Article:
In this episode of the Legal Marketing 2.0 Podcast, Guy is joined by Alison Reynolds, the Senior Digital Marketing Manager for Vinson & Elkins, which is a 100-plus-year-old law firm headquartered in Houston, Texas, with offices around the world. While it is her first and only law firm experience, in the last eight years Alison has helped transform the firm’s digital presence across channels and establish a robust content and social media marketing strategy. Prior to V&E, Alison came from the publishing industry, having worked in New York City and Houston in magazine, newspaper, and online publishing. Her love of storytelling inspires her to create compelling online experiences for the firm’s audiences.
1. What has been the biggest surprise of switching from publishing to legal?
I maybe had the wrong impression of law firms when I agreed to go work for one. The surprises have been very pleasant. Firms are big dynamic businesses, with a lot of the same challenges that many other businesses face. I was pleasantly surprised to see how much available content there is hiding within a law firm. There’s no shortage of content, whether it’s been written by our lawyers, or there’s an opportunity to have someone else write it. There really are so many opportunities and ways to market the firm, especially through content. I thought we would be kind of strapped and challenged for good content opportunities. But there is no lack of them, whether it’s coming from the practice groups and the lawyers themselves, or it’s coming out of our recruiting teams and talent management. There are just so many, sometimes hidden, opportunities to create good marketing content.
2. What is the firm’s history with audio content and how has it evolved over time?
We felt that that was something we needed to add to our marketing mix. We set out to create our podcast program and, like many others, very quickly found that it’s a very labor-intensive process to line up guests. Not only our own lawyers, who we know are very pressed for time, but outside guests as well. It’s a lot of work to set up a traditional podcast program. We chose to outfit a recording studio, a physical recording studio in one of our office locations so that certainly came with some costs and capital investments to get the proper equipment to record high-quality audio content. But in having that physical location, we were excluding anyone from participating who wasn’t at that location. That just led to other layers of complexity, of planning and getting people to that physical location to take advantage of the equipment that we had. We definitely produced several episodes, and the reaction to them was great.
But then the pandemic came around in 2020, and it just proves that traditional podcast programs were something we had to put a pin in. Another challenge to that approach was when you create your podcast content and go to publish it on the various streaming services, whether it’s Apple, Spotify, Picture, or whatnot. You’re setting out to build a whole new community on those platforms, and maybe you get lucky with users finding your episodes who are already there. Otherwise, you have to promote this whole new platform that you’ve started. It’s like starting a brand new LinkedIn page and acquiring listeners there. So the numbers were kind of slow to grow, and there was also a lot of effort to produce it for this kind of return. Earlier this year, we’re coming out of some of those pandemic challenges, and the question just arose, “Do we want to get back into a podcast? Is it something we should do?” And I think my marketing colleagues and I, we all agreed. We really do not want to sign back up for this huge effort to produce a traditional podcast program. We just got creative with our resources and our thinking. And that’s when we pivoted to this quote: Audiogram formats. That has been wildly successful for us in many ways.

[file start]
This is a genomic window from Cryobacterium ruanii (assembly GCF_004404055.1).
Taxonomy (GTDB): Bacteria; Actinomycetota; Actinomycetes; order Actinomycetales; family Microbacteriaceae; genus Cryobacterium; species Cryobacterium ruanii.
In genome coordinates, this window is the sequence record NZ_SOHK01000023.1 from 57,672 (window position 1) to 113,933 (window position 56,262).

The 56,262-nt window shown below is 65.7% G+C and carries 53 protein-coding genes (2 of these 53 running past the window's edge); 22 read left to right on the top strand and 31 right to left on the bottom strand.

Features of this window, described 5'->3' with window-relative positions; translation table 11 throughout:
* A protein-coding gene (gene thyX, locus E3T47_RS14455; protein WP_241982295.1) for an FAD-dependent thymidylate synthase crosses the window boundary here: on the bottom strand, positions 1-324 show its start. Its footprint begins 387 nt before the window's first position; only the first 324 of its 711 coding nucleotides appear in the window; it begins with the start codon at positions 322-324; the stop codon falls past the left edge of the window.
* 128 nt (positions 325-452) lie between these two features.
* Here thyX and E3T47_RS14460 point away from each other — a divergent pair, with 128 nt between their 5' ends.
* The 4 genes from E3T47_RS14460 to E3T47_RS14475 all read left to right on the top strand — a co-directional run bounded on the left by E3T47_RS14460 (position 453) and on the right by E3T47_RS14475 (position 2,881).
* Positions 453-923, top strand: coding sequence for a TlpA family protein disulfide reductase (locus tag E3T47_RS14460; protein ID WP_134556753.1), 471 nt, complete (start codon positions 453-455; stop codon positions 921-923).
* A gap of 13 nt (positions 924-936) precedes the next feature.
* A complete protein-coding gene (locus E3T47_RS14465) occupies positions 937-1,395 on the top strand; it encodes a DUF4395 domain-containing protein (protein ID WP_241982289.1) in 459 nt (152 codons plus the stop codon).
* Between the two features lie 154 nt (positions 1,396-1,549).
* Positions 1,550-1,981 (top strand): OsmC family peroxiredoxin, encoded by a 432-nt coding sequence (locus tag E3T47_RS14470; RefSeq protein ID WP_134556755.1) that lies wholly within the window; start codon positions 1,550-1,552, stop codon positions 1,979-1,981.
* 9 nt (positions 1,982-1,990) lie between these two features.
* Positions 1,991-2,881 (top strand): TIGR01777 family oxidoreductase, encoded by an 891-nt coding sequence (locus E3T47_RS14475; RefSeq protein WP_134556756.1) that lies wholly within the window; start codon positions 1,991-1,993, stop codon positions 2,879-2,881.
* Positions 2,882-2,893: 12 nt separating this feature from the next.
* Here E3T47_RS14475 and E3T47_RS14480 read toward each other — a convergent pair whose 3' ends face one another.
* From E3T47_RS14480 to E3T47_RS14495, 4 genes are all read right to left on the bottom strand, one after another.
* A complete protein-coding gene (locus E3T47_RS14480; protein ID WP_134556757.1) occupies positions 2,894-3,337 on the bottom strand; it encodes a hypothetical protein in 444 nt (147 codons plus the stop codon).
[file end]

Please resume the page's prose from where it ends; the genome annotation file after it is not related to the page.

3. What is the difference between a podcast and an audiogram?
I would describe the audiogram as recording audio content only, but then marrying that with some sort of more static, visual, or kind of lightly animated visual. So the two married together ultimately become more of a video asset. You’re capitalizing and benefiting from both audio and video at the same time. But the audiogram itself can be distributed in so many more ways and on different platforms. We post them to our social media channels and can actually upload them to other video platforms like Youtube and Vimeo. So the audiogram is just that voice married with the static visual. Sometimes we apply some light animation to ours, but it’s not an actual talking head on camera that turns something into a traditional video. The podcast, similarly, has audio content. But you’re kind of limited to the platform. I think you’re just on streaming audio services only, whereas the audiogram provides some flexibility to distribute in other ways.
Going into 2023, I think all marketers are on the same page in knowing that budgets will be constrained. We are often asked to do more with less. I think this audiogram program has really shown how we were able to pivot into reaching the ultimate end goal in a way that uses resources more effectively. So my advice would just be to not be afraid, be nimble, and really think creatively about how to use the resources that you do have. Find someone who is willing to be your guinea pig and test it out, and if it goes terribly you can throw it in the trash, and no one is harmed, but if it’s a success, then you have a great example to go and show others. You also have a champion in that guinea pig to go tell others how easy it was to create the thing.
You can find Alison Reynolds on LinkedIn, and the Vinson & Elkins Website.
Check out our newest ebook The Law Firm Guide to Podcasting here.